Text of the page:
The late Nineties brought on satellite radio – XM and Sirius before the shotgun marriage that became SiriusXM and its own assault on radio. Like a mutant derivative of terrestrial radio, it has confounded all the experts by continuing to not just survive but actually show a steady stock price – something iHeart Media or Cumulus can’t do apparently. Satellite is a factor in cars – not so much really anywhere else.

And then there was Internet Radio. The next logical evolutionary step in media and the very thing that neither the record industry nor terrestrial radio could kill though the music industry tried as hard as they could – when 10 Billion+ songs are being downloaded off of YouTube every year and converted to MP3 files without having to pay anybody anything for the music, you’d want to destroy it too, but I digress…

Old head terrestrial types used to think that just taking the on-air programming feed and shoving it on-line as well as “Internet Radio” and learned over time that wasn’t the answer.

The Next Radio crowd is banking on all of the phone manufacturers to put their FM chip in all the new smartphones they sell and while that is having some success it hasn’t taken the market by storm yet at all.


So while some people will argue over whether Pandora or Spotify is “radio” or not, it appears more now that Internet Radio is the future so the real questions are how much of the future is here right now in front of us or actually in our ears? And how much is yet to come?

With 700,000+ Internet Radio stations coming and going every day, it sure looks like the future even if it’s totally jumbled and a version of the Tower of Babel at any given moment. This will be a totally different breed of cockroaches, to be sure.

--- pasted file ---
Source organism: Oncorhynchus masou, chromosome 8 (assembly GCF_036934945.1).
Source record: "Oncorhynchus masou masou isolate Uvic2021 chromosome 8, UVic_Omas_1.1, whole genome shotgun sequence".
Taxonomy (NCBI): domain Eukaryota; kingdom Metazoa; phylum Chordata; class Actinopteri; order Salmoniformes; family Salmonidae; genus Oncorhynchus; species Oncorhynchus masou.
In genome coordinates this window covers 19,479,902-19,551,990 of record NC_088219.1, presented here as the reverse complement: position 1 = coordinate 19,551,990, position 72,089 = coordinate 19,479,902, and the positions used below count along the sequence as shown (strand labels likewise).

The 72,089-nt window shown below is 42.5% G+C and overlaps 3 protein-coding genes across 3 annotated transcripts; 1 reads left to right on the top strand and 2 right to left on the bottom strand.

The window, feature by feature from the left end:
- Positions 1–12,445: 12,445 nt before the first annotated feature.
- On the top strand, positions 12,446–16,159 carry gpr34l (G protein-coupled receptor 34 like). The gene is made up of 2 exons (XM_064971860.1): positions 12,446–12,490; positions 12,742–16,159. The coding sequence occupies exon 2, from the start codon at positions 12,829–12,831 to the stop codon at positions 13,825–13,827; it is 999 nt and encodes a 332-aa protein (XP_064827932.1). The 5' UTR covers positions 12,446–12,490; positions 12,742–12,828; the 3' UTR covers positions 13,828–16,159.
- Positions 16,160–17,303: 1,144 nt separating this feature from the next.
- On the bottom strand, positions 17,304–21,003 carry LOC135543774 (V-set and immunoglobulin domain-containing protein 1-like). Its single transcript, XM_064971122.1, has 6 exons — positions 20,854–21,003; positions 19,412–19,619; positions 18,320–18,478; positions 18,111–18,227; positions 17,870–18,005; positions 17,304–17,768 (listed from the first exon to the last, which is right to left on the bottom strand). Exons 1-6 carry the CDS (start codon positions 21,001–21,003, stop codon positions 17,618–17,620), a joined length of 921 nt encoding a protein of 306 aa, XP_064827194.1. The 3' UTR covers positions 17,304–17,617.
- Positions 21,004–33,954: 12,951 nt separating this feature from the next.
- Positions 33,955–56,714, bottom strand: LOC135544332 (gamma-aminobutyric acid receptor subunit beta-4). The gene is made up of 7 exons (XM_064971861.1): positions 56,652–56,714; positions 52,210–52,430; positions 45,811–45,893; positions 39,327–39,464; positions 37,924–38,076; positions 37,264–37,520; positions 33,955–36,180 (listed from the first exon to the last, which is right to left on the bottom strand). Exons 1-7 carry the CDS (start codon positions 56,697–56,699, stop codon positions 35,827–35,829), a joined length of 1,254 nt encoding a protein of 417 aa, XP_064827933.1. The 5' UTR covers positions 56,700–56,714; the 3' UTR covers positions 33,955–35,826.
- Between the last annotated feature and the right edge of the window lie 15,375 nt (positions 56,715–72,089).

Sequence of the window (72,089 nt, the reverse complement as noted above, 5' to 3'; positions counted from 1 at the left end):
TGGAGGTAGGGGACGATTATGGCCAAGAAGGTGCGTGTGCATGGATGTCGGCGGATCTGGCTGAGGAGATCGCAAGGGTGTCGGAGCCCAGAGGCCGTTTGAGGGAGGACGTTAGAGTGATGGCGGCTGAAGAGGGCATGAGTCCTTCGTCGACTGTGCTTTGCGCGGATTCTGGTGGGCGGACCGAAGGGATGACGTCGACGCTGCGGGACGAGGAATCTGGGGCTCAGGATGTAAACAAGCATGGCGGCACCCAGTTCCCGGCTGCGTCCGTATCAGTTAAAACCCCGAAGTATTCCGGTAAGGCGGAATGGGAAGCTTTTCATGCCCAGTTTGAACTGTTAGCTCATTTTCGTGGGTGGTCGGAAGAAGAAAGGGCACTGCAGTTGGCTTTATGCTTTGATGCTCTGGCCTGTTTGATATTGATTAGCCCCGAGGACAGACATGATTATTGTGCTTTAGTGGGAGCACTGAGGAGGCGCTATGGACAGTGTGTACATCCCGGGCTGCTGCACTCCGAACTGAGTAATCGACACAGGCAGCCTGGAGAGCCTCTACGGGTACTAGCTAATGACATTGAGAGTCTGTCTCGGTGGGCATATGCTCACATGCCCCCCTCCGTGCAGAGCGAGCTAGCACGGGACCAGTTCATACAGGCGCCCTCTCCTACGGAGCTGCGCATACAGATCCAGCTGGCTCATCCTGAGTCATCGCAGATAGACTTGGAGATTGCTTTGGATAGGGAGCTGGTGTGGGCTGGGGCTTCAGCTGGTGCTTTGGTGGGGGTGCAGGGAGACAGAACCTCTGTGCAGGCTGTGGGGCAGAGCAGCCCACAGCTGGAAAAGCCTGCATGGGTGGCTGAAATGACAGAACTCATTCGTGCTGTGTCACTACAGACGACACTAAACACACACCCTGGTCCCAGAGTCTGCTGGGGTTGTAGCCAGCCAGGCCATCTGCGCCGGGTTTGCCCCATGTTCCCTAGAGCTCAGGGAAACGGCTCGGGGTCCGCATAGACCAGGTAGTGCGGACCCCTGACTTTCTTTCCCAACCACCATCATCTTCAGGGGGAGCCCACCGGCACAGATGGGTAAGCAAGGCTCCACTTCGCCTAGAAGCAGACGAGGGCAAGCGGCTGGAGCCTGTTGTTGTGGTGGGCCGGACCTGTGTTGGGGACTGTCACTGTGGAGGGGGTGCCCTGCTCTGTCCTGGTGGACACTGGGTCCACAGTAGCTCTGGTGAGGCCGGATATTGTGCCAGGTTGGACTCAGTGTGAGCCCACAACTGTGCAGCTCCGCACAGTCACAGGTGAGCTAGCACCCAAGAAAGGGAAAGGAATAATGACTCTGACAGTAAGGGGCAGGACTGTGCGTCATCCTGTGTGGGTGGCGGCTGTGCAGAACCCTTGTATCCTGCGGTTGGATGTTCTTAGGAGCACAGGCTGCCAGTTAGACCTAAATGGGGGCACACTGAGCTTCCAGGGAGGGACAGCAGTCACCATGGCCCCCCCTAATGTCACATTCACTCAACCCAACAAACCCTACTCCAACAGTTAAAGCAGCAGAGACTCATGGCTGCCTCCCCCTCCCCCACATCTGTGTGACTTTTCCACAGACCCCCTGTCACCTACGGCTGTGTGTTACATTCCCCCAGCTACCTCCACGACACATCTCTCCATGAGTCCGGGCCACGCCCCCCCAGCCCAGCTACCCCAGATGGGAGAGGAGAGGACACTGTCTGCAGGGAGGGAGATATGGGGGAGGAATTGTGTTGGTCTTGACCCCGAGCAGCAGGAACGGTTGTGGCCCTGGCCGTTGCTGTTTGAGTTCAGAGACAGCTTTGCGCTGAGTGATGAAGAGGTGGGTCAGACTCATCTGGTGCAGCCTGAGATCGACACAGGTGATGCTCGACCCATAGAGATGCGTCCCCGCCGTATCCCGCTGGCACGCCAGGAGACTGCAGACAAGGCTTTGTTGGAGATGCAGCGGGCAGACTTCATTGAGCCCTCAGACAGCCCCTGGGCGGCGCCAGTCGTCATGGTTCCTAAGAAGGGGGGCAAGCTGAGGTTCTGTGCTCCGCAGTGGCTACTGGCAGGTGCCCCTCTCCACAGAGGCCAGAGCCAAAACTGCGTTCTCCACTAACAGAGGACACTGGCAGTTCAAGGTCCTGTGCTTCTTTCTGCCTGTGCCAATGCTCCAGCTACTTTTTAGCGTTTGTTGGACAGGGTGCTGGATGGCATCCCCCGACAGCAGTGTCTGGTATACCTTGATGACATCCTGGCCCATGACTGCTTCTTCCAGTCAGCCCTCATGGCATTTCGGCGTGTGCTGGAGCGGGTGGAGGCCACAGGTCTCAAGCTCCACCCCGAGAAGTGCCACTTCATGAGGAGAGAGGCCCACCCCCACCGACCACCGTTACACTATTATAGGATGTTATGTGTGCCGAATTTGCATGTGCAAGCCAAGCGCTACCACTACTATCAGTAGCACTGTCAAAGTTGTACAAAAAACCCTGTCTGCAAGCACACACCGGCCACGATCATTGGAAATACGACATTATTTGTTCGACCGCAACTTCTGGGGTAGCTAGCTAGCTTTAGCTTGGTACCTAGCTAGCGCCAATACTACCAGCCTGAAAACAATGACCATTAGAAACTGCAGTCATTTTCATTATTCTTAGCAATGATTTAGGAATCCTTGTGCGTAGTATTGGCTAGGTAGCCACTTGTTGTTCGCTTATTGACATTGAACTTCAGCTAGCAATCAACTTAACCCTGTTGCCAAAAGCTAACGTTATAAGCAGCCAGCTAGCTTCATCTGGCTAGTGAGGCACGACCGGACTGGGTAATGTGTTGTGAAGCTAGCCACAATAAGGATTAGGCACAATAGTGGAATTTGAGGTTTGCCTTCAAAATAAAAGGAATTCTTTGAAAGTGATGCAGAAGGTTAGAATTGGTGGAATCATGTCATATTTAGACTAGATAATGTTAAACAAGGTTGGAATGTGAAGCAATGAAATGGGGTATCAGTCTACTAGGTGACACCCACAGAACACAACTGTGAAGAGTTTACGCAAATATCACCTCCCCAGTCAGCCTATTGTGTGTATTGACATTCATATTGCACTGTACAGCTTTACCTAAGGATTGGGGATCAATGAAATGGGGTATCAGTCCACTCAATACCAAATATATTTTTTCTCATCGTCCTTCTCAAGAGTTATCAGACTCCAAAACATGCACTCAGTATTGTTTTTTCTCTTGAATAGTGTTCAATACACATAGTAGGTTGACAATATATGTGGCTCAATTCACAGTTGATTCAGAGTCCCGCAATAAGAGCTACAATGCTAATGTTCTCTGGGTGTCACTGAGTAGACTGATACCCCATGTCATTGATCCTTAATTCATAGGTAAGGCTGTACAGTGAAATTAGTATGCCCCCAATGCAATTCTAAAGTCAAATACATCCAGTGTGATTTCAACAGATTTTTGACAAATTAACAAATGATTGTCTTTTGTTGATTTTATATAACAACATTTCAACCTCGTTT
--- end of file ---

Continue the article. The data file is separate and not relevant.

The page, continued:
The older cockroaches are still running around but they tend to be congregating in smaller towns and rural areas now – places where major market radio hasn’t killed everything and where a local DJ at their local station really still means something. So small town/rural radio will be the last to fade off the air.

Everything changes. Life is change. Business cycles come and go. The baby today is tomorrow’s old man waiting to die. And yet, there will still be cockroaches running around listening to radio – in one form or another.

What do you think?


(As an aside, GET will be involved in both Terrestrial and Internet radio operations in states across the country, including, but not limited to Georgia, Texas, New Mexico, Oklahoma, Iowa and Wyoming.)

Friday, August 26, 2016

What If There is No There There?














Dain Schult
Chief Executive Officer of Global Entertainment Technology, Inc.
www.globalentertainmenttechnology.com


What If There is No There There?